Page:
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Showing blog posts tagged with grand bargain

A Touch of Irony: Anti-Debt Group Saddled with Red Ink

My Mom always said you shouldn’t take joy in other people’s misfortune. But sorry, Mom, I am getting a little kick out of the reported financial misfortune of a group boasting bloodlines that trace back to the “Grand Bargainers” Alan Simpson and Erskine Bowles.

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6 Ways the Grand 'Bargain' Could Hurt People Through Social Security and Medicare Benefit Cuts

6 Ways the Grand 'Bargain' Could Hurt People Through Social Security and Medicare Benefit Cuts

Since the House Republicans have taken America's families hostage in the government shutdown, it's starting to become clear what the end game is: cutting Social Security and Medicare benefits for everyday people in a "grand bargain" that's not so grand for the 99%. 

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Wall Street Visits Washington, the Grand Bargain Returns and Other Tales from the Kidnap House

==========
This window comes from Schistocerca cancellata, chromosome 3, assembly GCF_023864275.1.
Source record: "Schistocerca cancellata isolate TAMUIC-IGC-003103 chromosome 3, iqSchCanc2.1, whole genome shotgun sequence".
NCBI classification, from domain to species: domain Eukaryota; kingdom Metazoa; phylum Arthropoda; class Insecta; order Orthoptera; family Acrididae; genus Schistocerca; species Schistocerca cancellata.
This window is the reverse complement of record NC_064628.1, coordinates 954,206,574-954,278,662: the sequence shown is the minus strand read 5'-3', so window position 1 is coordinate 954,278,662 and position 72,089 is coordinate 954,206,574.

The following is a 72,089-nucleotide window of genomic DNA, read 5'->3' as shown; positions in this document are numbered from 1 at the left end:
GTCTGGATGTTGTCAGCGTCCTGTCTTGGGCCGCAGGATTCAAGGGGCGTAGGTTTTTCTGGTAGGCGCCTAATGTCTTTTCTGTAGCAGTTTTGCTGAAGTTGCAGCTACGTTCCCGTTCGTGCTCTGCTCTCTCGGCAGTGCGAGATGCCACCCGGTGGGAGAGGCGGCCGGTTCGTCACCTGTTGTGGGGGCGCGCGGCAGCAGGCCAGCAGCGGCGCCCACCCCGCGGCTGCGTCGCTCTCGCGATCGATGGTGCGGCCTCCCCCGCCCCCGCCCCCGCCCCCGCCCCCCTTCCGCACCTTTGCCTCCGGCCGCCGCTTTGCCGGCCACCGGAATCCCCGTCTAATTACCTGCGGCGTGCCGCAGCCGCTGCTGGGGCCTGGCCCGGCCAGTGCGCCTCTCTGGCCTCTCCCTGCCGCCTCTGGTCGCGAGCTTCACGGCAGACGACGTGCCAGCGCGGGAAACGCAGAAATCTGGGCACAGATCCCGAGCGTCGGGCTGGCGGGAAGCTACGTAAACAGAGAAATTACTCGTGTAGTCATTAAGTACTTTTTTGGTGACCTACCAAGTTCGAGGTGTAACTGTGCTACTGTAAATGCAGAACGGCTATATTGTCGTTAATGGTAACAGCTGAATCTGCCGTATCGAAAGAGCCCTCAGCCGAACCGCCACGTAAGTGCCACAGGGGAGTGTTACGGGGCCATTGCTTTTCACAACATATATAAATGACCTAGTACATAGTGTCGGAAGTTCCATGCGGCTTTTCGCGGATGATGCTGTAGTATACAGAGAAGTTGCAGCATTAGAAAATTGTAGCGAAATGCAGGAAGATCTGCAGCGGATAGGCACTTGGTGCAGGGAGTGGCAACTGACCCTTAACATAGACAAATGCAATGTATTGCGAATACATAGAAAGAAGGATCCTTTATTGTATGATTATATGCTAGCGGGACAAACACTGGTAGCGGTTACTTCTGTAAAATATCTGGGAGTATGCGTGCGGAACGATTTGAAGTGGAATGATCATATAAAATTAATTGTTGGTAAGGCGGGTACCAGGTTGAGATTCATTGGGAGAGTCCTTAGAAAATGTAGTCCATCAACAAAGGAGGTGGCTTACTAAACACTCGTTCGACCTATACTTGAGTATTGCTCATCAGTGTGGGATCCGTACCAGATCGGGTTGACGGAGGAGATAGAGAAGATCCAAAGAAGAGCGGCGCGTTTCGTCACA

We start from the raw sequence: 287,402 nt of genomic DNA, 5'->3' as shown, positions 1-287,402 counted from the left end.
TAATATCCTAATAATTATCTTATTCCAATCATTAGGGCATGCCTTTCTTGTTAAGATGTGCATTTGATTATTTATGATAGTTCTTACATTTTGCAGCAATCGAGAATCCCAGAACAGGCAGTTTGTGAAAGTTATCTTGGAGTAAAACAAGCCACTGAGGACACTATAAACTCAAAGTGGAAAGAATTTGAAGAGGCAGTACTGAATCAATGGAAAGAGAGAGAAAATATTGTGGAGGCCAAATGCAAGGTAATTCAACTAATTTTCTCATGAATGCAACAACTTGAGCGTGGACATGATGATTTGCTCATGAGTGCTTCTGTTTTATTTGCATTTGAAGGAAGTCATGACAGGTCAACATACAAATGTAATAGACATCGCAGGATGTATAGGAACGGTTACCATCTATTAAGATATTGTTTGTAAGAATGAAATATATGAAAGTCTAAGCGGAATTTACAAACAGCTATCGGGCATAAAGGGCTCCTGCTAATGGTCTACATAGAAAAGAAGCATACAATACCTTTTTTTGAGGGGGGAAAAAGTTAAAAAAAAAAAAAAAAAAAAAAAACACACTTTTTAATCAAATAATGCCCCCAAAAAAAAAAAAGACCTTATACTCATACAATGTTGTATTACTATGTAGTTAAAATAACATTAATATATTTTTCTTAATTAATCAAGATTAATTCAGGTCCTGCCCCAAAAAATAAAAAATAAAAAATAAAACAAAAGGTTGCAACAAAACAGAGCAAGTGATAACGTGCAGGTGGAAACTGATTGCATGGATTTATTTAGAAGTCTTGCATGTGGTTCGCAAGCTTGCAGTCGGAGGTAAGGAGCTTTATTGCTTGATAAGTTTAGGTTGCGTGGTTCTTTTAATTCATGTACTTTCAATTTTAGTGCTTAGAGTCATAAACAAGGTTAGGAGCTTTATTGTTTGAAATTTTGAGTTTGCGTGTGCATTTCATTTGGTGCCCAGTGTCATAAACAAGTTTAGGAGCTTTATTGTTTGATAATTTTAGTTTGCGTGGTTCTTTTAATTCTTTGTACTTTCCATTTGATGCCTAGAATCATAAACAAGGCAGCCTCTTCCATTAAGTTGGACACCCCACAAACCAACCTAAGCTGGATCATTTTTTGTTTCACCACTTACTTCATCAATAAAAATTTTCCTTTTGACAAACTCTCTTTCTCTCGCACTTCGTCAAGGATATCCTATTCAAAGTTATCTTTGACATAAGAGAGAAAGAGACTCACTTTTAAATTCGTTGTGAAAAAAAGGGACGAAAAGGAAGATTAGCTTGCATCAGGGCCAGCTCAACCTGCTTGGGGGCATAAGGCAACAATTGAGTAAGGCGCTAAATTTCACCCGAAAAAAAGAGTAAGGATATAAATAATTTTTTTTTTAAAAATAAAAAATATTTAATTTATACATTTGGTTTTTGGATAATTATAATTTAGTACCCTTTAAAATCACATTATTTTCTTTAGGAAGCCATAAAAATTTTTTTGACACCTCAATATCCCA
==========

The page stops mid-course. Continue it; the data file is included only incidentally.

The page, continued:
Photo via Wikimedia

The heads of the country’s largest banks and stock brokers came to Washington, D.C., yesterday to meet with President Barack Obama. Washington is the center of our national hostage drama—to use an old phrase, D.C. is the kidnap house. But we have seen this part of the hostage-taking drama before. First, the extremist House Republicans, who are deeply dependent on Wall Street money, threaten to force the United States into defaulting on its debts to achieve political objectives that Wall Street supports, like cutting Social Security. Then Wall Street pretends to be horrified that the United States might default on its debts, Treasury bonds that underpin much of the world financial system. 

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The Great Austerity Experiment Has 'Failed Spectacularly'

The Center for American Progress (CAP) is publicly calling on Congress to abandon job-killing cuts and "grand bargains"—which aren't so "grand" for America's working families—and focus on what the country really needs: jobs.